Thanks, C.B., for your comments and for the link to the Alison Krauss song– very sad lyrics indeed! I don’t why, but I have always been fascinated by ghosts as a literary symbol, for they evoke in a powerful away a range of moods– not only “spookiness,” but also sadness, melancholy, nostalgia, mystery, suspense, foreboding, a sense of the numinous. From Banquo’s ghost to Scrooge’s three spectral visitors to Captain Gregg in the Ghost and Mrs. Muir– there is something about the figure of a ghost that is strangely compelling.

      Reply
    • Monty

      A potentially useless piece of information . . . Robert Plant (who sung in the biggest band on the planet in the early 70’s) and Alison Krauss made an album together – Raising Sand – about 15 years ago. It’s a high-class collaboration which contains delicious harmonies.

      Reply
  3. Mark F. Stone

    Martin,

    Hi. (1) These are wonderful poems, in both content and craft. (2) It would be nice if “descends” could be changed to “descend” so as to create a perfect rhyme with “end.” Perhaps something like: And when I watch my sun descend, I’ll bid the day “adieu.” (3) In the second line of the second stanza of the second poem, after the word “blue,” I would put a period or a semi-colon in place of the comma. (4) It appears that the poems have the same format: fourteeners with iambic meter. The difference is that the first poem has the fourteeners in two lines, and the second has them in one line. However, since, in the second poem, you have a nice internal rhyme at the eighth syllable, I would consider putting the fourteeners in two lines. This would highlight those internal rhymes. For example:

    Winter’s Evening

    I love to walk along the lane
    Beneath the twilit skies
    In winter, when the earth’s domain
    Before me frozen lies;

    I love to feel the nipping air
    Of evening bite my cheek,
    And smell the smoke that lingers there,
    As dying day grows weak.

    How sweetly glows the western rim
    With vibrant violet hue
    Whose final flames now lick the brim
    Of heaven’s pastel blue.

    I love this special time of year
    When, stripped of summer´s husk,
    The bare earth seems more fresh, more dear—
    Especially at dusk!

    Best wishes,

    Mark

    Reply
    • Martin Rizley

      Thank you for your suggestions and your encouraging critique. You are right about the need for a semi-colon or period after the word “blue” in the second stanza. I was aware of the imperfect internal rhyme in the last couplet, but I left it, simply because it seemed to me like a fairly minor imperfection outweighed by the content of what I wished to say. However, I will continue to rethink it, because I do like to polish a poem as much as it can be polished, in order to perfect its form, yet without sacrificing content to form– which can be quite a challenge!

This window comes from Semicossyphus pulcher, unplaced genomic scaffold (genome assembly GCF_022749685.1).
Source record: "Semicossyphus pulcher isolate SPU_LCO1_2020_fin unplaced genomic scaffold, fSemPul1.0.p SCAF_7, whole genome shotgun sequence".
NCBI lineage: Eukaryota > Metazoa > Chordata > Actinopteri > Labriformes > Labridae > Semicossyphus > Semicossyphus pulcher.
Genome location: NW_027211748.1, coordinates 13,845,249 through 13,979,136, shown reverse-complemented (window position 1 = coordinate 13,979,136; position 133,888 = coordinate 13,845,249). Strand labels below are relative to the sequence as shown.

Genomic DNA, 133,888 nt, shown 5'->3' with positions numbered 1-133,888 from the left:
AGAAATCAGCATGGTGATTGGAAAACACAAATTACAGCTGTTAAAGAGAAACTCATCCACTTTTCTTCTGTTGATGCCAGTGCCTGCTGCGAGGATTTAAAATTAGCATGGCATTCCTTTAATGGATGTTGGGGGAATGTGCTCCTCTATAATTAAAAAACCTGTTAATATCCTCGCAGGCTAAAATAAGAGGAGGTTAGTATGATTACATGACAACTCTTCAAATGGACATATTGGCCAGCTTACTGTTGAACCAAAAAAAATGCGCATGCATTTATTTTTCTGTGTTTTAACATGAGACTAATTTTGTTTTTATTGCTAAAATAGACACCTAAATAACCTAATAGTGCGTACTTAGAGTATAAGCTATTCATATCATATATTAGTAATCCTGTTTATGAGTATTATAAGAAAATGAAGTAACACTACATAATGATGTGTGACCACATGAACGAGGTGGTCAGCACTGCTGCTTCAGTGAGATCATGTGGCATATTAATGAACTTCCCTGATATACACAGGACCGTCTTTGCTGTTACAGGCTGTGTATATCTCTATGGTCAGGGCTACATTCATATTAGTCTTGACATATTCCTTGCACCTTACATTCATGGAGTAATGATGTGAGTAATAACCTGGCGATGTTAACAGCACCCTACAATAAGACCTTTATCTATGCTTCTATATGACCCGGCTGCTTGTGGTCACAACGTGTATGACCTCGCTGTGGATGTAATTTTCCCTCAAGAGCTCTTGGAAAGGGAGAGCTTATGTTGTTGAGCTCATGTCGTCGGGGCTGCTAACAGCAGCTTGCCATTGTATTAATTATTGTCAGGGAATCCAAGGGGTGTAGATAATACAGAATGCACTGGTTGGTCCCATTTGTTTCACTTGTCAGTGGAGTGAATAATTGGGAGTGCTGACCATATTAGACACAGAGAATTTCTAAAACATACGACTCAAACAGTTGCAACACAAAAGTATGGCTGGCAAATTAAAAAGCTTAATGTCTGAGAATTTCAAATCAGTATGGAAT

Reply
  4. Monty

    Good stuff again, Martin.
    From what I’ve seen on these pages in the last few months, I proclaim you to be the current chief ‘internal-rhymer’ at SCP. And you never cut corners with your rhymes; they’re always consistently strong. Which is why you surely must heed Mr Stone’s suggestion regarding end/descend(s).

    Regarding the 3rd stanza of Speaking Ghost: would you agree that the meter could be tidied-up by simply taking the word ‘me’ from L1, and adding it to L2? As in (with suggested grammar):
    For no one living can perceive
    Me as I make my way,
    In silent gloom, from room to room:
    Alone from day to day.

    You’ll note that I added a comma after the word ‘way’; ‘coz to me the “in silent gloom” should be separated from the “as I make my way from room to room”.

    All in all: two quality pieces of work, Martin . . intricately crafted with immaculately clear diction. Well played . .

    Reply
    • Martin Rizley

      You are right that, formally, the word “me” should go on the second line of the third stanza in order to have three complete iambs on that line; I did not write it that way, however, because it looked odd to me to begin the second line with the word “me.” Perhaps that would be perfectly acceptable, however, according the established norms of classical poetry; I really don´t know what is customary in this regard.
      Thanks for your feedback, Monty.

      Reply
      • C.B. Anderson

        My advice is: enjamb freely if it serves other purposes, and don”t worry about the blow-back. Though I have acceded to requests by good editors to revise my lines on similar grounds, you don’t need to do their job for them. You are a natural writer, so just write naturally.

  5. Dave Whippman

    I agree with James Tweedie. But also, your first poem was reminiscent of the Greek shades in Hades; flitting shadows who yearn to be whole people again. An effective piece.

    Reply
  6. Dave Whippman

    I agree with James in that there is a flavour of Sheol in your first poem. . But also, it reminds me of the shades in the Greek Hades: the dim shadows who yearn to be whole people again. Effective poetry.

    Reply